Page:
Crypto and the Furons are back in a ramped up remake that often is held back by itself.














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I have been a huge fan of the Destroy All Humans franchise ever since it first debuted nearly two decades ago. The crude and daft humour, matched up with the destructive gameplay and futuristic weapons and gear, makes for great entertainment, and did so throughout the mid-to-late 2000s, and has once again started to do so following the launch of the remake of the original in 2020. That first remake proved that developer Black Forest Games had an engine that could truly serve up a very pretty video game, but it wasn’t until this second remake, Destroy All Humans 2 – Reprobed, that I became really excited for what could be served up. And this is because this remade sequel is a current-gen game only, meaning it has been designed with PC, PlayStation 5 and Xbox Series in mind. I’ve been immersed in the adventures of Cryptosporidium-138 over the past couple of weeks, and while there is clearly a lot to love here, it’s hard not to feel like this is a series trapped in time.





















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But before I get into what I mean by that, let’s talk about the positives and what makes this remake so brilliant. At the forefront, as I noted a moment ago, is the graphics and visuals. While there are some clunky facial animations, what Black Forest Games has created is an incredibly detailed and pretty game, one that is one of the best looking titles I’ve seen in this new era of video games. Sure, this is partly down to the fact that Destroy All Humans 2 – Reprobed isn’t an open world game in the same vein of say Horizon Forbidden West, rather it’s a series of mini open world levels that you can travel to and cause havoc in. But, the causing havoc part is important, because you can see that by leaving PS4 and Xbox One behind, the developers have been able to really crank up the destruction in this game, to the point where cruising around in your spaceship and using the Death Ray to incinerate people and flora, and to reduce buildings to rubble is a step above what was available in the first remake. It’s a very welcome improvement that just betters the gameplay experience as a whole.

Similarly, as the game doesn’t need to generate and operate each of the five levels at once, the smaller open world-type levels allow Reprobed to really make each location feel alive, with bustling crowds, loads of traffic, and tons of soldiers, KGB Agents, cops, and other factions that want to stop your destructive efforts. It doesn’t matter whether you are in the US near Golden Gate Bridge, or travelling around the historic London townscape, or even fighting Kaiju in Japan, each location feels immaculately designed and packed with charisma and detail – at least on a surface level that is.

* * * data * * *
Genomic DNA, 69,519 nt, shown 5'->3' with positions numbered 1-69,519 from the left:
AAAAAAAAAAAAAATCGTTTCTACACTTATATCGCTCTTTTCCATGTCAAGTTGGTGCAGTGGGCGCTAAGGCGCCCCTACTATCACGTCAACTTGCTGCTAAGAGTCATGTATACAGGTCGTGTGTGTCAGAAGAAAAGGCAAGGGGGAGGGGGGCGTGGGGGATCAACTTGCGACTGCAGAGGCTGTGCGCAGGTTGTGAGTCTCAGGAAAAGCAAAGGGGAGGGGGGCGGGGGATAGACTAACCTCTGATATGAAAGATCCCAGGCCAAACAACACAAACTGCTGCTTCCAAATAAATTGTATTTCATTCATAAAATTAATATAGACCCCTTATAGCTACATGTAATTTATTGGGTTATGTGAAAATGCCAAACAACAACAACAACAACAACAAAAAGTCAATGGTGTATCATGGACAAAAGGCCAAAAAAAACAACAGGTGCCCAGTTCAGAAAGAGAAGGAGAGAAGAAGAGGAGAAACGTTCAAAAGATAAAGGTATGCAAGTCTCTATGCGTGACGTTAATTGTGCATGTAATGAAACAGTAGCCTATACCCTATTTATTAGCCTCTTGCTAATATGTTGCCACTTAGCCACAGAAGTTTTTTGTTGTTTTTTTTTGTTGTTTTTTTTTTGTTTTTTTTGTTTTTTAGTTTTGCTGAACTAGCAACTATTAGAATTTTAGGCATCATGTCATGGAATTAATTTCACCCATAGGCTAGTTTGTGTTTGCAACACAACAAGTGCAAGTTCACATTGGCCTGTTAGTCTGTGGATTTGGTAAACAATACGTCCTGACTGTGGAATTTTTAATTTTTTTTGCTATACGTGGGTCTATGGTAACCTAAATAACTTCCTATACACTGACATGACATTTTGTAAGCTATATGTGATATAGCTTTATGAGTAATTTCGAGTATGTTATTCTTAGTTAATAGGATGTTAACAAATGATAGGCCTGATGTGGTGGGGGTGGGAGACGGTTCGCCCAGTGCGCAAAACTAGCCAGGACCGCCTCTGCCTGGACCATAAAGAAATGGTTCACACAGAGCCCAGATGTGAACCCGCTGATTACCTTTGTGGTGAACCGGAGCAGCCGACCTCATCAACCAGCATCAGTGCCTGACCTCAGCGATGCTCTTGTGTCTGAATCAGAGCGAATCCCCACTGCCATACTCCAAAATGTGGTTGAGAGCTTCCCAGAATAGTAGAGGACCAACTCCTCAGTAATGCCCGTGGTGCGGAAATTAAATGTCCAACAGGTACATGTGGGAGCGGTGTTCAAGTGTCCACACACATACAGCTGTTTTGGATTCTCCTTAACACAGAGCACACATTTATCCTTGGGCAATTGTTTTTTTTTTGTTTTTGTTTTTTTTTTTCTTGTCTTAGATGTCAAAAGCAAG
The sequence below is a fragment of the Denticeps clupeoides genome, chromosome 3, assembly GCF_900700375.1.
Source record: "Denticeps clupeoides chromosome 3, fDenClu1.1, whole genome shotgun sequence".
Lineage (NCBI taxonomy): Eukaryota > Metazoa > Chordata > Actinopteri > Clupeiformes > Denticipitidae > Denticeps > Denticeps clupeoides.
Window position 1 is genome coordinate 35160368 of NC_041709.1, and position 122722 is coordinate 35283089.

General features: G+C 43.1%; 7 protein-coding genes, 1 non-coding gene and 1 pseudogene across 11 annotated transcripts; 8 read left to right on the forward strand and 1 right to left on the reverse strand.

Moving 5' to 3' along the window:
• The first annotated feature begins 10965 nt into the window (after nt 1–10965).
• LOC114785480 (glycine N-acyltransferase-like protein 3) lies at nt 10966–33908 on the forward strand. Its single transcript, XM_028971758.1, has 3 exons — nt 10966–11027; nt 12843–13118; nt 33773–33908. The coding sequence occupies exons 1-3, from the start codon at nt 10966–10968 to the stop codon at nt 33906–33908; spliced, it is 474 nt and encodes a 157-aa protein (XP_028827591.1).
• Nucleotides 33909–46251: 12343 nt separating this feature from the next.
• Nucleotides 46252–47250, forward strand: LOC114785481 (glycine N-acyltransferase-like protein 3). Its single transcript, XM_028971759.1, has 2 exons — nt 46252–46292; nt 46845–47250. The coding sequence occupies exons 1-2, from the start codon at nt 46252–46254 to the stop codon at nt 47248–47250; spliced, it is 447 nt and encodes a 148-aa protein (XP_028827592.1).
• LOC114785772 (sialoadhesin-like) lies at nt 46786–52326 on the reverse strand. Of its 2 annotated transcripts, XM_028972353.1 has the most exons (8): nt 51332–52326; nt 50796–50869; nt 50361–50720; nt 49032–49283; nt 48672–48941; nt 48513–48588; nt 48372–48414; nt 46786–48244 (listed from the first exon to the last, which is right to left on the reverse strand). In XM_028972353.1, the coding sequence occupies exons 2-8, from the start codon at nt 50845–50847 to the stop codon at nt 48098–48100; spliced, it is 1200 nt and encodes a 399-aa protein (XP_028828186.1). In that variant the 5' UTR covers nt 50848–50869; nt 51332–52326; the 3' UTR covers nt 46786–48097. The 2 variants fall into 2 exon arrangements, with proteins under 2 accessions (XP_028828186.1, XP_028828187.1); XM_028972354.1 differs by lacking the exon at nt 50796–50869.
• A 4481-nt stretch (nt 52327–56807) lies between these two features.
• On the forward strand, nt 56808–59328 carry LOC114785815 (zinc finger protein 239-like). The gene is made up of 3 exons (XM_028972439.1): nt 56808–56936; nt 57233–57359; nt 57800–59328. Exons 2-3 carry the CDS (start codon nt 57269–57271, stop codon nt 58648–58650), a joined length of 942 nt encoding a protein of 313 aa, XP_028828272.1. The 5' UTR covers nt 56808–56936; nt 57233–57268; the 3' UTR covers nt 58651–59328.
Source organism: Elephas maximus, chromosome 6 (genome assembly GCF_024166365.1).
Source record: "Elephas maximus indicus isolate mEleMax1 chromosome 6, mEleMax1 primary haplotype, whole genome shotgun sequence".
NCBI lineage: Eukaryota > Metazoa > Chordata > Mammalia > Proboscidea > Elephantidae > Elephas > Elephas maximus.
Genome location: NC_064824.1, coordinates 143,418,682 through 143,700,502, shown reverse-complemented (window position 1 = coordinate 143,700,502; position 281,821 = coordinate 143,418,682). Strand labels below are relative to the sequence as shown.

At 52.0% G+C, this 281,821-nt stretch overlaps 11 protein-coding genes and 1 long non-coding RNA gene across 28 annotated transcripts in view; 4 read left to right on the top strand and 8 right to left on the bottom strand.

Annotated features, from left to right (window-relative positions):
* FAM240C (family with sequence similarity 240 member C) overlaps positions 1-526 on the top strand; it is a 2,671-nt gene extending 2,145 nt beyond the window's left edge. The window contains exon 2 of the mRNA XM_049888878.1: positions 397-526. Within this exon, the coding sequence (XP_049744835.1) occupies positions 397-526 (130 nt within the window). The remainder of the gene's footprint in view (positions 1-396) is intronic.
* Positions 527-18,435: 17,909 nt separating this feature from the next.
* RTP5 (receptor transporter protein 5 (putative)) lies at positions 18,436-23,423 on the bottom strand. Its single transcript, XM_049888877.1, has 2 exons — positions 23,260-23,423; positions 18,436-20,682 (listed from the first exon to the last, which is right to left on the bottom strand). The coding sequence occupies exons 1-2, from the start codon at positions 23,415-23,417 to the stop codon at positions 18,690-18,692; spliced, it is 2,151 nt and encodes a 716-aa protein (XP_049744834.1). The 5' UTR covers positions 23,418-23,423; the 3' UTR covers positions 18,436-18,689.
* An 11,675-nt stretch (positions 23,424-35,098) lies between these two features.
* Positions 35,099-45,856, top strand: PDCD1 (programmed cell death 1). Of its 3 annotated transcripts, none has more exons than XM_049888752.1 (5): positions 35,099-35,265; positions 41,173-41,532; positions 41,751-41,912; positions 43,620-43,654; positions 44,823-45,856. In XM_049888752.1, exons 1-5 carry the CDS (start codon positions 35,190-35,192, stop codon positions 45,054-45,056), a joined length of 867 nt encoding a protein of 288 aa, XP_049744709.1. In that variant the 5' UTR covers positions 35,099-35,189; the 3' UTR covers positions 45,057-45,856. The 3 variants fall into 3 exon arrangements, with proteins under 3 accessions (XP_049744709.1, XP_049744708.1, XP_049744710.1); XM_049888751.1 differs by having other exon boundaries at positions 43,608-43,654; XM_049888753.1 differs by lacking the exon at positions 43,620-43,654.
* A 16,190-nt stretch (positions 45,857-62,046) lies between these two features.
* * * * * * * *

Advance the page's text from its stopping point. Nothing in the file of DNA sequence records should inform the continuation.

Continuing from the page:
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destroy all humans 2 - reprobed
destroy all humans 2 - reprobed
destroy all humans 2 - reprobed
destroy all humans 2 - reprobed

And I say this because this is where my problems with Reprobed begin to take effect. While the premise of remaking games is to preserve the integrity of the original, the game that this is remaking came from 2006, which meant it has a lot of very dated gameplay mechanics and systems. Be it the open world locations, which are bolstered with dull collectibles, or the missions that are basic and typically repetitive, to the point where most missions simply ask you to escort a person while you zap, throw, incinerate, and anally probe attacking humans. Don’t get me wrong, this is a pretty fun thing to do, but going from modern titles and then coming to a game like this (which is masked in a visual aesthetic that would make you think it was brand new) is a very jarring situation, one where it does actually become a little tiresome as the story progresses, as it never really does anything to surprise you gameplay elements wise.

That being said, by sticking so closely to the original you do get a game that is as unfiltered as it was back in the mid-2000s. Crypto as a character is as crude as they come, and the tone of the game is very similar, with humour, jokes, and puns that would be ripe to be socially cancelled in a completely new title these days.

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It should also be said at this point that I’ve had a few different issues with bugs during my time playing. Some were inconsequential, such as traffic having strange pile-ups that led to groups of 20+ vehicles all coming together at a single crossroad, or even strange audio bugs that made it impossible to hear Crypto talking when he was piloting his flying saucer. Other times the bugs became more serious, including hard crashes, but with the worst being in the final boss fight in the entire game, where I found myself unable to remove the anti-Furonity armour and therefore could not damage the opponent in any way whatsoever. It was… frustrating, to say the least.

destroy all humans 2 - reprobed
destroy all humans 2 - reprobed
destroy all humans 2 - reprobed

So, all in all, Destroy All Humans 2 – Reprobed is a bit of a mixed bag for me. On one hand, I love how simple and straightforward and daft the gameplay is, where you can focus your efforts on tearing apart the world and terrorising the humans that live in it. Then on the other hand, it’s hard to look past the gameplay systems at the core, which feel immeasurably dated at times, to the point where it can become boring to play. And sure, the bugs don’t help, but Black Forest Games will no doubt iron them out soon. Essentially, Is it fun? Yes. But other than that and being a pretty face, it’s not much else.

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